The valuable hands-on outdoor education experience
Friends of the Fox River educators had a busy summer partnering with the Boys and Girls Club of Dundee Township for “Outdoor Explorers”, an outdoor education enrichment program as part of the agency’s summer camp. FOTFR provided hundreds of learning experiences in the local environment: on school campuses, at field-trip destinations, and paddling trips on the river. Learners ranged in age from 9 to 14 years old, involving 7 Dundee Township elementary schools and 1 middle school.
FOTFR knows that education is the most effective tool for environmental protection. We also know that over the course of our lifetimes, most learning takes place outside of formal settings. The Outdoor Explorers visited new places and had tools and materials in their hands during each session. They used binoculars, painted rocks with acrylic paints, planted maple tree seeds (after watching them whirl around in the wind, of course), and even touched cactuses.
For kids now, after over a year of spending large amounts of time in virtual settings, the value of hands-on experiences is tremendous. For example, one of the activities we revisited a few times with the Outdoor Explorers was the use of forceps, a.k.a. tweezers. Learners started by sorting small candies by color into separate containers to practice the actual physicality of using the tool. Then they used forceps to pick up delicate seed material, knowing that many other groups would be using the same material later that day, or the next. By showing responsibility and skill, they were then ready to use the forceps to handle live animals, so we brought in mealworms. After 15 minutes of observing how the mealworms moved, what their undersides looked like, and practicing the gentle act of picking them up and setting them down, we knew learners would be well prepared to examine macroinvertebrates from the creek bottom during their upcoming field trip to Crystal Creek in Towne Park of Algonquin.
If you unpack the value of the hands-on experience of using forceps for kids, it is easy to see how important hands-on learning really is. Consider this breakdown of the dimensions of learning that took place through the simple activities that involved this tool:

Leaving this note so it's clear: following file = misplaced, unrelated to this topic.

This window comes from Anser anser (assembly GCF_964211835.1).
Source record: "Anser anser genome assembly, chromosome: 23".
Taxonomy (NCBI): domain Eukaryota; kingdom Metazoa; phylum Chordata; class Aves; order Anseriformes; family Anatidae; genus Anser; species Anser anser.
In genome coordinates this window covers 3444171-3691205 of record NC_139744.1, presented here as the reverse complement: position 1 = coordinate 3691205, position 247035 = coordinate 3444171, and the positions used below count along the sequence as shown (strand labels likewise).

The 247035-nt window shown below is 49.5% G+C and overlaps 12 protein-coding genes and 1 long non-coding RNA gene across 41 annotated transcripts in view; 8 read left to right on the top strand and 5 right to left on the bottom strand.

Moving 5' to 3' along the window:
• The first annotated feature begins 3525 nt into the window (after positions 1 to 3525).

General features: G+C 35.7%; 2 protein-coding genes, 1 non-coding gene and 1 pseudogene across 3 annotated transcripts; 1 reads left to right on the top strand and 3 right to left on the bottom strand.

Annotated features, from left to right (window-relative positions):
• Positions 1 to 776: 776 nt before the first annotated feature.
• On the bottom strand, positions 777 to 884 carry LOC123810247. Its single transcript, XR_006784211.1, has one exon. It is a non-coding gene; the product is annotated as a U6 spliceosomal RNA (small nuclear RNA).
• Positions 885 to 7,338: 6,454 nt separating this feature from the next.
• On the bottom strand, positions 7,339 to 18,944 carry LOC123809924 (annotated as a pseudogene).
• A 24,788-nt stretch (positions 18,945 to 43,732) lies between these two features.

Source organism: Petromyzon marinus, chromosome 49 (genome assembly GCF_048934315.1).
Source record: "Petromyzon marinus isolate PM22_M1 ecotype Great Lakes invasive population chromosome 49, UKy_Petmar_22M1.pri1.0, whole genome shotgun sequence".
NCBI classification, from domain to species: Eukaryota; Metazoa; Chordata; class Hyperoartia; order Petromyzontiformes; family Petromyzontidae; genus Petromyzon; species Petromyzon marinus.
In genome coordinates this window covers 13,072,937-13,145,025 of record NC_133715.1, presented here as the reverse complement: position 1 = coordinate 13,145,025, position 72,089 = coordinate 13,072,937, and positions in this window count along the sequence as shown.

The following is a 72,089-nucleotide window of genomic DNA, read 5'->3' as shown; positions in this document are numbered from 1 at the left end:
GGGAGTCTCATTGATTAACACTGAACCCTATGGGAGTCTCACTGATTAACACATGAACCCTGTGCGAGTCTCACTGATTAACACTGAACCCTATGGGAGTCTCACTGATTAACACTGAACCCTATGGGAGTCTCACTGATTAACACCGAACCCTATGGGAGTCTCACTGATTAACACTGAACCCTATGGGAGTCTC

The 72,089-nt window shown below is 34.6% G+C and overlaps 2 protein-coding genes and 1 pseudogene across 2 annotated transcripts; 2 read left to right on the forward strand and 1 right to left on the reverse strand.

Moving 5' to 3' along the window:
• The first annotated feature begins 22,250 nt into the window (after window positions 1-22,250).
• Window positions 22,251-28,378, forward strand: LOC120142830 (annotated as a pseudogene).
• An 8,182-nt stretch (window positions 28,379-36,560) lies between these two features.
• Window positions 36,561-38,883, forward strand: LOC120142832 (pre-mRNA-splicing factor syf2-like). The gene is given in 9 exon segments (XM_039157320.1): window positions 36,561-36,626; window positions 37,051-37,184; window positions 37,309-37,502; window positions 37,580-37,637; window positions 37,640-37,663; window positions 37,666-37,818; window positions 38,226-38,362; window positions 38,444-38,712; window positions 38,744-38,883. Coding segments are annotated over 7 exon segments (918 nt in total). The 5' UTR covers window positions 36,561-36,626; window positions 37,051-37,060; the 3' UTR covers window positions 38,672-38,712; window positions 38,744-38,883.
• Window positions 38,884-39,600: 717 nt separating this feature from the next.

- Physical: exercising fine motor skills (a steady hand is critical on a future scientist’s or artisan’s bench)
- Social: shared tools and materials necessitated appropriate use of both. In other words “I care about other kids enjoying this too, so I will show respect.”
- Ethical: handling delicate animals with care demonstrates that all life is valuable and worth protecting.
- Intrinsic: examining small living things up close contributes to the awe and appreciation of the natural world.
Each experience was tied to a book with an environmental message that we read aloud together. The literacy connection was encouraged by all-star FOTFR volunteer Michelle Soland who contributed greatly to the program’s success in all aspects. “Outdoor education is critical for students who too often are spending the majority of their time online. From week one to week six we saw more and more kids engaged, asking questions and pointing out things of interest that they noticed outside. They made connections, got exercise and fresh air, worked on teamwork and shined,” shares Michelle. Michelle is a retired 3rd grade teacher who taught at Perry Elementary School, one of the 7 participating elementary schools. In her retirement, Michelle has supported FOTFR education for several years with her time, expertise, and donations. Thank you, Michelle, for all that you do!
As meteorological summer winds down and fall begins, signaled culturally by the start of school and reintroduction of pumpkin-spiced everything in the shops and cafes, it’s valuable to reflect on the experiences of summer. Our goal for the Outdoor Explorers was simple: to get kids out experiencing the natural world. Whether it was the young teenagers out on the water in Friends of the Fox River canoes, or the elementary schoolers wiggling around in Crystal Creek collecting critters in nets, the experiences were real and the connections made to each other and the outdoors were perceivable. Learners that were unwilling to even look at bugs in June, left camp shielding ants from stomping shoes in July. Although difficult to quantify, we witnessed growth and change because of these facilitated outdoor experiences. What cause is more worthy than that?
“Miss Jenni?” said one Outdoor Explorer on the last day of camp
“What’s up Bud?” said one worn out Outdoor Educator.
“Is it me, or does that tree look like it needs a hug?”
And he did just that.